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Keep it simple, insists local chef


If the Harvest Chicken Wrap, Chic-Nic or Pot Luck sound like familiar menu options, chances are you’ve met up with Patrick Sartin and his food truck.

“We are out on the streets of the Miami Valley six days a week, usually stopping at 10 different locations a week,” explains Sartin, who started Harvest Mobile Cuisine in January of 2013. “I post a schedule on my social media sites, as well as drop daily location spots. Also on our website, by clicking on the “find the truck” tab, an up-to-date calendar will pop up and display our schedule for the next several weeks.”

Sartin, who grew up in Beavercreek and has worked in restaurants and hotels throughout the country, spent seven years as a chef for Ocean Properties LTD in Bar Harbor, Maine.

His focus, he says, is serving foods that utilize locally-grown products.

“Harvest’s mission is to provide a healthier, cost-effective meal, an alternative choice of specialty comfort foods indigenous to the area it is servicing,” says Sartin who also caters both large and small events.

Some examples of his menu options?

* The Harvest Melt made of white cheddar and crumbled goat cheese served on grilled seven-grain sourdough bread from Troy’s BakeHouse Bread and Cookie Company.

* A Local Wrap featuring Hill Family Farms chicken, sliced Melrose apples, toasted walnuts, crumbled goat cheese and seasonal greens, dressed with a balsamic vinaigrette and wrapped in a whole wheat tortilla.

* A smoked pork belly polenta cake.

Here’s what Sartin has to say about his love of fresh food and the food truck trend:

Q. What’s fun and interesting about owning and cooking in a food truck as opposed to a restaurant?

A. The advantage of having a mobile restaurant is being able to reach a variety of the population each week. In addition, we are also able to create more awareness about the hard-working growers of the area that are producing high quality products. We believe it’s an overall better choice for the consumer.

Q. Why do you think food trucks have become so popular in America?

A. With the cost of opening up a typical restaurant being so high, most professional chefs are looking for an alternative route of spreading their craft to a wide audience.

Q. What are your earliest memories of food and cooking?

A. Growing up in Beavercreek, I began prep cooking at the age of 15 working my way through several local country clubs and eateries that included The Country Club of the North, Five Seasons Sports Club, Rocky’s Pizza Ring, and Kohler’s Catering.

Q. Who taught you to cook?

A. I can’t say one sole person taught me things I know about the world of food. Rather it has been my vast travels and work experiences and sponging all the information from every corner of every kitchen that I have passed through. Watching and learning for years, from those that are professionals.

The driving force that brought all of my experiences together was obtaining a degree from the prestigious Culinary Institute of America in Hyde Park, N.Y. That continues to drive my passion for cooking to this day.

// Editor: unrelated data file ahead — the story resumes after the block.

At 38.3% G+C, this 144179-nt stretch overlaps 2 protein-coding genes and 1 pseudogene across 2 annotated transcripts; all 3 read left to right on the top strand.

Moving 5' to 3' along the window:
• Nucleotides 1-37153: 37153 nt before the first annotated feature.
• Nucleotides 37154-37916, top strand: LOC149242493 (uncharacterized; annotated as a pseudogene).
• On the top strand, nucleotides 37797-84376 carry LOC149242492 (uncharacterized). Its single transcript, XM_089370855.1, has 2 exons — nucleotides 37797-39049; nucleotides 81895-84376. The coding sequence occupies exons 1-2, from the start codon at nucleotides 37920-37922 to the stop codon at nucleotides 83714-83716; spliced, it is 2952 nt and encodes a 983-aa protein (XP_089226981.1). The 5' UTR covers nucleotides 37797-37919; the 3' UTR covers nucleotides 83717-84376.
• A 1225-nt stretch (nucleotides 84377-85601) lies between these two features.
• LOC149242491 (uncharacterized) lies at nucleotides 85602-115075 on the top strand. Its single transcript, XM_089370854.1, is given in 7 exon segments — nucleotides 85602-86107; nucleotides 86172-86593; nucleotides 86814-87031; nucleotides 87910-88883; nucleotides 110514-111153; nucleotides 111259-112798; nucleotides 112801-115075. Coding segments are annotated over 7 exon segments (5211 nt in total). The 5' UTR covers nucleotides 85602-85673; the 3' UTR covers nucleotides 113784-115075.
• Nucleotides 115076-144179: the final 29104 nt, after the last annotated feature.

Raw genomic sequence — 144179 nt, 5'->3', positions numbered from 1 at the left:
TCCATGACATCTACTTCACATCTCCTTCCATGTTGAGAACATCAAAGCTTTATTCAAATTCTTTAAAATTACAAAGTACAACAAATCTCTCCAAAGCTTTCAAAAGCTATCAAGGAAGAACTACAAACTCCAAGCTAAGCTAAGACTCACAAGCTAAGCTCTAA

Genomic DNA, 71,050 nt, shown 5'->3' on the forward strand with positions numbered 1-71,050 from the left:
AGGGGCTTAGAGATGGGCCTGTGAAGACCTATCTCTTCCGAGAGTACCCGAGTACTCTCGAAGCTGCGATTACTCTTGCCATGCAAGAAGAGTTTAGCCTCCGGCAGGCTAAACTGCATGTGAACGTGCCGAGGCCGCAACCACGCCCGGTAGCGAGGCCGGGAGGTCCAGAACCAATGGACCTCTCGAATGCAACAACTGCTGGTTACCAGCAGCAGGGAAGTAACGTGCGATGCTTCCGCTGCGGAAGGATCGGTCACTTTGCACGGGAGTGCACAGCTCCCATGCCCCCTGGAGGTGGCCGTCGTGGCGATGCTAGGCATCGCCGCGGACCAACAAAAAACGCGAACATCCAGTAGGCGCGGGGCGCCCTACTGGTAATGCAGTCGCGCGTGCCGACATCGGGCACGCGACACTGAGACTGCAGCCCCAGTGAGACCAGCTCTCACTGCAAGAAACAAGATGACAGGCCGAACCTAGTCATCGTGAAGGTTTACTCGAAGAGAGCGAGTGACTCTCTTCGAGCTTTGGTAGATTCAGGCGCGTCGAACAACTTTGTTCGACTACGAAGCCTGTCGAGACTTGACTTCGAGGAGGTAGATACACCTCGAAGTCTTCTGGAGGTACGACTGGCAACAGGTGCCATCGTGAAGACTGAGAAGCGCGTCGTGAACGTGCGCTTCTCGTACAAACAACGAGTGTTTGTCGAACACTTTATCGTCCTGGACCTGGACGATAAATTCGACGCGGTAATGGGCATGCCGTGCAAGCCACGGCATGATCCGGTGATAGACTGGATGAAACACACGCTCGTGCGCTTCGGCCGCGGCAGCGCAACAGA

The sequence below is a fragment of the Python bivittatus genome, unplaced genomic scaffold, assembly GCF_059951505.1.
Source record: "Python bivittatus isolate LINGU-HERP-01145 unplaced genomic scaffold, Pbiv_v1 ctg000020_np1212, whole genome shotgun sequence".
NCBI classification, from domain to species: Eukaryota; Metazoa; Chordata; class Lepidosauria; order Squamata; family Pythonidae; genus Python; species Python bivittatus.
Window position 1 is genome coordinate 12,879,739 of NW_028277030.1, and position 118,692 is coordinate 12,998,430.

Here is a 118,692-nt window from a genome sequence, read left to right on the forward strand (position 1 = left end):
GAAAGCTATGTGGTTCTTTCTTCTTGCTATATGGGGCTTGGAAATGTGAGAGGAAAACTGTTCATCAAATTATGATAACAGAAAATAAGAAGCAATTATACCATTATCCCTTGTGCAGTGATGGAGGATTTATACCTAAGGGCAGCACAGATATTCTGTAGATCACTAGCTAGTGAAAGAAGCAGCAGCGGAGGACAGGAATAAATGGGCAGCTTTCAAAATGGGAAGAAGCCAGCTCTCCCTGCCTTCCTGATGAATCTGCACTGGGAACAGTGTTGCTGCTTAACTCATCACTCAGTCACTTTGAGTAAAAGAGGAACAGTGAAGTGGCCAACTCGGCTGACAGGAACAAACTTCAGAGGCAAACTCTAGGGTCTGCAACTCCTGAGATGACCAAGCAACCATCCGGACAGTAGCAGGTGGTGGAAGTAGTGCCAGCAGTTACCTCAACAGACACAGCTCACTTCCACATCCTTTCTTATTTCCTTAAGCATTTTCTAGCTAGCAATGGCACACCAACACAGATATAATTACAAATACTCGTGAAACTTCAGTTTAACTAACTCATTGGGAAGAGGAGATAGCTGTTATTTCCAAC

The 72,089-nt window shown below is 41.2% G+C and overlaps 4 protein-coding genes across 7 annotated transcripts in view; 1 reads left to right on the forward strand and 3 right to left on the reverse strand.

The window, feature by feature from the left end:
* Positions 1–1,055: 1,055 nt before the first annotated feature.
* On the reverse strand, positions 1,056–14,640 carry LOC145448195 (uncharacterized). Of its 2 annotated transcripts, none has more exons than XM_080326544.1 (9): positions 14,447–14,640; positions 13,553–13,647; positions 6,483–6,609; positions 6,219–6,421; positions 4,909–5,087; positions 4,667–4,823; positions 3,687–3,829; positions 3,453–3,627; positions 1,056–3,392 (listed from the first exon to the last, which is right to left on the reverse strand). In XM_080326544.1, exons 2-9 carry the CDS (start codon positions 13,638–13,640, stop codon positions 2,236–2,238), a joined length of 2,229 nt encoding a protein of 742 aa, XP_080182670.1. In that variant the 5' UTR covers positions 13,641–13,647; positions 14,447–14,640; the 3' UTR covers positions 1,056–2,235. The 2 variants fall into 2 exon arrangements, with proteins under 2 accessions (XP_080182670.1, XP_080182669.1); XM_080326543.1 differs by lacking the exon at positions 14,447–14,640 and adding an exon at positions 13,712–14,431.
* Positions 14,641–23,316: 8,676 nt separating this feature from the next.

Q. We understand that you have cooked and traveled throughout the country. What did you learn from those experiences?

A. Being able to absorb the different food cultures throughout the regions of the United States through work has helped to provide me not only with the unique flavor profiles that are important to each region, but also the many different ways common ingredients can be used to meet each authentic taste.

In the New England region, for example, they use more farm-to-table, old school methods of cooking. They don’t use commercial products, they extract flavors from simple ingredients.

In the Southwest, a warmer climate, they work with different types of vegetables. They use more peppers, and freshwater fish.

Q. What are your specialties when it comes to cooking?

A. I enjoy utilizing fresh, locally- grown products and the simplest cooking techniques, in order to not over manipulate the product, and let its true flavor shine.

Q. What cookbooks do you recommend?

A. “The French Laundry,” “The Food Lovers Companion,” “James Beard American Cookery.” It’s not a cookbook, but a very good book about our current food state is ” The Omnivorous Dilemma.”

Q. What advice do you have for people who haven’t really cooked but would like to start?

A. Keep it simple, true flavor lies in simplicity.

Q. What are some of your favorite ingredients?

A. Anything grown locally and farmed by one person I meet, the fresher the better. I work with 12 different farms.

Some examples are the Hungry Toad Farms in Centerville where I work with Michael Malone, who produces seasonal produce, right now it’s micro-greens. I also work with Patchwork Gardens in Trotwood for seasonal produce and with Ed Hill of Hill Family Farms in Xenia for chickens.

Q. What do you love about cooking?

A. Seeing the joy on the face of the person experiencing the flavor of something I created, and knowing that I’m helping nourish the future of each individual’s body, and soul.



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